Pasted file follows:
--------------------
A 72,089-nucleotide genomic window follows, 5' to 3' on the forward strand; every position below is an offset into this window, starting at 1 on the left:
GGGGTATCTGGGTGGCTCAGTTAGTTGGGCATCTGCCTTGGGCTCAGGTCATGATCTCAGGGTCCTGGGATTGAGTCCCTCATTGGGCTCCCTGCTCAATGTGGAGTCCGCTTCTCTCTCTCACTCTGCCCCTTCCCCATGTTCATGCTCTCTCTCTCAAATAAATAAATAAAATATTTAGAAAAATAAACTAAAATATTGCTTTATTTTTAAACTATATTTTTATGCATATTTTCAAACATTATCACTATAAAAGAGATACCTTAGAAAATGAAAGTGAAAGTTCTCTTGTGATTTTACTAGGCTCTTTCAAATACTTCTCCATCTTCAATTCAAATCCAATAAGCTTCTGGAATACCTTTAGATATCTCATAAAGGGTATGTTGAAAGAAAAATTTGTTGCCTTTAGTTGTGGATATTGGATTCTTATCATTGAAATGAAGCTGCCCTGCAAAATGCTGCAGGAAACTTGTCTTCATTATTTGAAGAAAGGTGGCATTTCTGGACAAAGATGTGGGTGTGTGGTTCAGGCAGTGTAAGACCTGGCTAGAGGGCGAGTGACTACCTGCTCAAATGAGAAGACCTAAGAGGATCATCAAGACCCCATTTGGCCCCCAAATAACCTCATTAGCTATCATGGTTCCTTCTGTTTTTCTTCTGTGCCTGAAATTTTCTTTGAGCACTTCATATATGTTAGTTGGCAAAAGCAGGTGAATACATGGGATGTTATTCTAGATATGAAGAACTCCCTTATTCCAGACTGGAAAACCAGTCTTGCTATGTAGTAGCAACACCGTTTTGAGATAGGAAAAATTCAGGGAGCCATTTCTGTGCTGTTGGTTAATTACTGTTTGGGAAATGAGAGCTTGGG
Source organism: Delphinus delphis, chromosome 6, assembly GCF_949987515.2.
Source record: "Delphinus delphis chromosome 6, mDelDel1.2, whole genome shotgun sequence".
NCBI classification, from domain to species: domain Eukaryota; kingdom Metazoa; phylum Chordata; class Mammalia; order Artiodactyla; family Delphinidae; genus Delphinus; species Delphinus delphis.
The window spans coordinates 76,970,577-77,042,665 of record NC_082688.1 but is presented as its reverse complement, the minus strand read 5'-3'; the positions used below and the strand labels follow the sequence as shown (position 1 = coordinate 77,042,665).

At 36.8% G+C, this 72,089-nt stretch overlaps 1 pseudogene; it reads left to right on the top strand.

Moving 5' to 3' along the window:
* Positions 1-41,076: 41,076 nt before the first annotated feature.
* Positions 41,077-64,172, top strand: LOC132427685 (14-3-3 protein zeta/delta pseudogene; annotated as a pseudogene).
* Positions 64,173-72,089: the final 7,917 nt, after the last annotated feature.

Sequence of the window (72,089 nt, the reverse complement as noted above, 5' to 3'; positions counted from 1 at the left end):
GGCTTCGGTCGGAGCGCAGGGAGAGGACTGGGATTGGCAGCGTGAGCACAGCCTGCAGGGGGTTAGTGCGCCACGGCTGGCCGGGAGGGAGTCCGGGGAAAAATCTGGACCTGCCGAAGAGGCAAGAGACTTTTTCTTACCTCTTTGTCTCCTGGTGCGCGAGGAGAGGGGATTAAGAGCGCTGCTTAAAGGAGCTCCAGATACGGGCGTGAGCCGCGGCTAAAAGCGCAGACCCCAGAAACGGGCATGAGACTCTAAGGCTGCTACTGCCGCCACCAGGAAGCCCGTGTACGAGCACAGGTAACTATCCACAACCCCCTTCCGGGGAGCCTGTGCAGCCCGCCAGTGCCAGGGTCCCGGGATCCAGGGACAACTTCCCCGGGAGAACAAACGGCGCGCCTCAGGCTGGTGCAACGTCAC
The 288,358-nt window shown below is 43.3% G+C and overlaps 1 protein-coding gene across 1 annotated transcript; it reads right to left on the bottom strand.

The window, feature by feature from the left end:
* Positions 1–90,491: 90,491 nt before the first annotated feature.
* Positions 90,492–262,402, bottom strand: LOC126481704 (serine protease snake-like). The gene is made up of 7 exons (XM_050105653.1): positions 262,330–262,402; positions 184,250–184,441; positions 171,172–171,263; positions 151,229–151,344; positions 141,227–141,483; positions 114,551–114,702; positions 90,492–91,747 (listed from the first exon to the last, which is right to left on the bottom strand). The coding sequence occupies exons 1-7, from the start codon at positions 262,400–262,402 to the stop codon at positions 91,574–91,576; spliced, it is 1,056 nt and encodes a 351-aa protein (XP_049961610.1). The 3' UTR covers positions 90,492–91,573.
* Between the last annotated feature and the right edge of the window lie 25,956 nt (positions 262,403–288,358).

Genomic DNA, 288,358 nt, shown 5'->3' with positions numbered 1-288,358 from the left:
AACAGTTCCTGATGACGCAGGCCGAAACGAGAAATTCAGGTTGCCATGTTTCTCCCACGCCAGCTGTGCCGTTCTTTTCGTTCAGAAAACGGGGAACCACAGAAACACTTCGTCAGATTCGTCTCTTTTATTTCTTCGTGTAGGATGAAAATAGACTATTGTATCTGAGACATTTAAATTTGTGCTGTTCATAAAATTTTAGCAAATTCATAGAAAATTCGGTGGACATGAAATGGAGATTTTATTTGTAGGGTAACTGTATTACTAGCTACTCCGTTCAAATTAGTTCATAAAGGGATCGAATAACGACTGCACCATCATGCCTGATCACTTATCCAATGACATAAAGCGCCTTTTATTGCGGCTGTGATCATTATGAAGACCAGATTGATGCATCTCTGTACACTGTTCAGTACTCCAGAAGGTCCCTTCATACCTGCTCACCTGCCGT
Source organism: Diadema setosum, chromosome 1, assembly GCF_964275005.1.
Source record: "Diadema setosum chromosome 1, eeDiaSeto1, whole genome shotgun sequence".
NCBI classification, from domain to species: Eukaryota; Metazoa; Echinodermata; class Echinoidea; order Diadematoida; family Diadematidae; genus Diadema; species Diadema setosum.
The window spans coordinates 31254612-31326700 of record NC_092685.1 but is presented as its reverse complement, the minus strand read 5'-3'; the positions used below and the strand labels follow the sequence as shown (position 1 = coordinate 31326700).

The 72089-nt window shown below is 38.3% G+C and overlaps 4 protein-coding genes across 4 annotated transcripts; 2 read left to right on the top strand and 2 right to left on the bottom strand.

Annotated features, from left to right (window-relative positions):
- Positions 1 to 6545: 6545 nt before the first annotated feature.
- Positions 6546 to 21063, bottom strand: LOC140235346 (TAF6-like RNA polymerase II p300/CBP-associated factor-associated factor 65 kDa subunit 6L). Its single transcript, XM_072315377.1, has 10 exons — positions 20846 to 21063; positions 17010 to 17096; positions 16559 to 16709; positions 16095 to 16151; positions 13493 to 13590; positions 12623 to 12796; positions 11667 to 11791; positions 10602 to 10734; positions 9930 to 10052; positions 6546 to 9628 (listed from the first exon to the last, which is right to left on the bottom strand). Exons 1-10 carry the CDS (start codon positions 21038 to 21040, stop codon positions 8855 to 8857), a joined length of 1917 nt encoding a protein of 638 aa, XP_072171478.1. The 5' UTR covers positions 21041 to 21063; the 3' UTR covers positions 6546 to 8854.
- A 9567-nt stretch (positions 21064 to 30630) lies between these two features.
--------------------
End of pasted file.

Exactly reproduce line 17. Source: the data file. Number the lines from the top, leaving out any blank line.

* Positions 90,492–262,402, bottom strand: LOC126481704 (serine protease snake-like). The gene is made up of 7 exons (XM_050105653.1): positions 262,330–262,402; positions 184,250–184,441; positions 171,172–171,263; positions 151,229–151,344; positions 141,227–141,483; positions 114,551–114,702; positions 90,492–91,747 (listed from the first exon to the last, which is right to left on the bottom strand). The coding sequence occupies exons 1-7, from the start codon at positions 262,400–262,402 to the stop codon at positions 91,574–91,576; spliced, it is 1,056 nt and encodes a 351-aa protein (XP_049961610.1). The 3' UTR covers positions 90,492–91,573.